Fostering diversity within a large organization is easier said than done. Even if you’re lucky enough to achieve a diverse team, you still have your work cut out for you because transforming diversity of thought into inclusive programs and policies is even harder. Fortunately there are a few things you can do now to ignite passion for inclusion among your teams.
Empower Your People
Change agents aren’t born, they’re made. Awareness of the issues facing people outside yourself and your inner circle is an acquired skill. Company leaders have the responsibility to provide their employees with the guidance and resources to transform diversity of thought into action.
As an example, at SapientRazorfish, recruiters and hiring managers undergo Unconscious Bias training in which participants are asked to confront their inherent biases and commit to tangible actions they can take to overcome them. Efforts like this have made a real impact for us. Last year, we achieved gender equality in hiring across North America – 51 percent of all new hires across the organization were women. If your company’s goal is to create change, the first step is to inspire and help your people to be real agents of cultural transformation.
Make Some Room
Great work is born from diversity of experience, and it’s up to you to make sure there’s room at the table for people from all walks of life. A couple years back, we launched our Career Returns Program, through which we hired six people who had been out of the workforce for an extended period. Their life experiences and fresh perspectives helped our work flourish in a way hiring six people with traditional career trajectories might not.
It’s not always about hiring either. It’s just as important to find those within your organization who are already outspoken advocates in their communities or have firsthand experience making their voices heard. Invite them to the conversation and be open to their input so you can create meaningful programming together.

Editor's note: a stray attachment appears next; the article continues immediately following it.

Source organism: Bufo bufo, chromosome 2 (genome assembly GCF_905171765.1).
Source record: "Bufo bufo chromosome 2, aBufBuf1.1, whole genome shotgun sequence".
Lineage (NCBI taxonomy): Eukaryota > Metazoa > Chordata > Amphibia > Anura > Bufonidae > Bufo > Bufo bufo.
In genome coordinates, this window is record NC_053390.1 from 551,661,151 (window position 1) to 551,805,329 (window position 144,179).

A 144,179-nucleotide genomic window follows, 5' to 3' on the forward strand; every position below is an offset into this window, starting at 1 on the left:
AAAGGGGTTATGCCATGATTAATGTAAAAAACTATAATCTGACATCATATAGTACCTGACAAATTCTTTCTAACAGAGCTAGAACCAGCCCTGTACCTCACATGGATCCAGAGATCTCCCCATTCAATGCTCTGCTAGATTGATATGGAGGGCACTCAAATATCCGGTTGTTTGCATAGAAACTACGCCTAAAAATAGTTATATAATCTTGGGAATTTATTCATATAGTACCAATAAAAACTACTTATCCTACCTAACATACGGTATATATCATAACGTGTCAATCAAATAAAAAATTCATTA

If someone calls you out for a statement or action that shows insensitivity or lack of inclusion, don’t get defensive. That person is speaking from personal experience, and most likely an experience you haven’t had because, well, you’re not them. Take a moment to process before responding.
Change can only occur when we’re willing to acknowledge our biases and prevent them from continuing to infiltrate our work, our teams and our minds. Have the strength to avoid the urge to interject and truly listen – chances are you might learn something.
Avoid Diversity for Diversity’s Sake
Research has shown time and again that diversity is good for business, but there must be thought and meaning behind inclusive initiatives. Now more than ever consumers are hungry for real social consciousness and values from the brands they consume – and they can spot a phony a mile away.
Case in point: to show a rich, white supermodel quelling the clash of police and protesters by presenting them with a can of soda not only downplays the experiences of real protesters, but seeks to capitalize on the reasons minorities have for wanting to make their voices heard.
Consider the motives behind wanting to foster diversity in your organization and let them inspire the actions you’ll take toward inclusivity. Of course, don’t forget to confer with the people who are part of the groups you’re targeting (and always defer back to step 3).
Creating meaningful change can’t happen overnight. It might take time before you see tangible progress in your organization and these are only four steps in a long road toward creating an inclusive workplace for all. That said, with the right people, the right message and the right intention behind it, you can start making the small changes that create a movement.
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